Assessing the atmospheric fate of pesticides used to control mosquito populations in Houston, TX.

Affiliation

Guberman VerPloeg SL(1), Clark AE(2), Yoon S(1), Hildebrandt Ruiz L(3), Sheesley RJ(1), Usenko S(4).
Author information:
(1)Department of Environmental Science, Baylor University, One Bear Place #97266, Waco, TX, 76798, USA.
(2)Department of Chemistry and Biochemistry, Baylor University, One Bear Place #97348, Waco, TX, 76798, USA.
(3)McKetta Department of Chemical Engineering, University of Texas at Austin, Austin, TX, USA.
(4)Department of Environmental Science, Baylor University, One Bear Place #97266, Waco, TX, 76798, USA; Department of Chemistry and Biochemistry, Baylor University, One Bear Place #97348, Waco, TX, 76798, USA. Electronic address: [Email]

Abstract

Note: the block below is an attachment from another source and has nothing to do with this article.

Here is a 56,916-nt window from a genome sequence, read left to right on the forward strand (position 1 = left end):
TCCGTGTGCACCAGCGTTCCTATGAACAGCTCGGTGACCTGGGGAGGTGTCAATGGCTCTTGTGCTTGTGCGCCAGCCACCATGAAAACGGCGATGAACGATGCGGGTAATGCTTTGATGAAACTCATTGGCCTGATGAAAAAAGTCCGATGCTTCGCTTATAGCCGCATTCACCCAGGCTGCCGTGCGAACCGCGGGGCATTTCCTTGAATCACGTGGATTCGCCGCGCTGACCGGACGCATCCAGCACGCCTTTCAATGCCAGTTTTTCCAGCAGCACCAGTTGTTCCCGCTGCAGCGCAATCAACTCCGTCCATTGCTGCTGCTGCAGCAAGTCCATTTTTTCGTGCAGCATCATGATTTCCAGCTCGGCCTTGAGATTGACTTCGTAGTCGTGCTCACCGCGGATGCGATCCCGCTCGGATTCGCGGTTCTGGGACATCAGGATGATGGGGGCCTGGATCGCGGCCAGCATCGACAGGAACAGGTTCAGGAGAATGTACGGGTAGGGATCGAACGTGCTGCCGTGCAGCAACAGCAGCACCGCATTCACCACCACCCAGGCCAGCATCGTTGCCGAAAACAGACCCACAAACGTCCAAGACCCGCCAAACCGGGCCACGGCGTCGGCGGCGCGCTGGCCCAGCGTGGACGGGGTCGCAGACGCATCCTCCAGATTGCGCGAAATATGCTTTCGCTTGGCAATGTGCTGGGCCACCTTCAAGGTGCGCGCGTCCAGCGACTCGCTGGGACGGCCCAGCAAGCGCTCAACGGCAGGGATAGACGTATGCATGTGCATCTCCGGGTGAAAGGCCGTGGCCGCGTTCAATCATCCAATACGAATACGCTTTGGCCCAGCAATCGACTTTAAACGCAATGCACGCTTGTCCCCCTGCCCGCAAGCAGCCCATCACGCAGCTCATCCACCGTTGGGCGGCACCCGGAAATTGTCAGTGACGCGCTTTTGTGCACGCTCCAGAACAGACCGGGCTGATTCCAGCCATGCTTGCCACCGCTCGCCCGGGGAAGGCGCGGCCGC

During the summer months, urban areas are literal hot spots of mosquito-borne disease transmission and air pollution. Public health authorities release aerosolized pesticides directly into the atmosphere to help control adult mosquito populations and thereby reduce the threat of diseases, such as Zika Virus. The primary adulticides (i.e. pesticides used to control adult mosquito populations) in Houston, TX are permethrin and malathion. These adulticides are typically sprayed at night using ultra-low volume sprayers. Particulate matter (PM) samples including total suspended and fine PM (PM < 2.5 μm in aerodynamic diameter) were collected at four ground-based sites across Houston in 2013 and include daytime, nighttime, and 24 h samples. Malathion is initially sprayed as coarse aerosol (5-25 μm), but is measured in fine aerosol (<2.5 μm) and coarse aerosol in the urban atmosphere. Particle size is relevant both for deposition velocities and for human exposure. Atmospheric permethrin concentrations measured in nighttime samples peak at 60 ng m-3, while malathion nighttime concentrations peak near 40 ng m-3. Malaoxon, an oxidation product of malathion, was also frequently detected at concentrations >10 ng m-3, indicating significant nighttime oxidation. Based on the loss of malathion and the increase in malaoxon, the atmospheric half-life of malathion in Houston was estimated at <12 h, which was significantly shorter than previous half-life estimates (∼days). Importantly, malaoxon is estimated to be 22-33 times more toxic to humans than malathion. Both the aerosol size and the half-life are critical for mosquito control, human exposure, and risk assessment of these routine pesticides.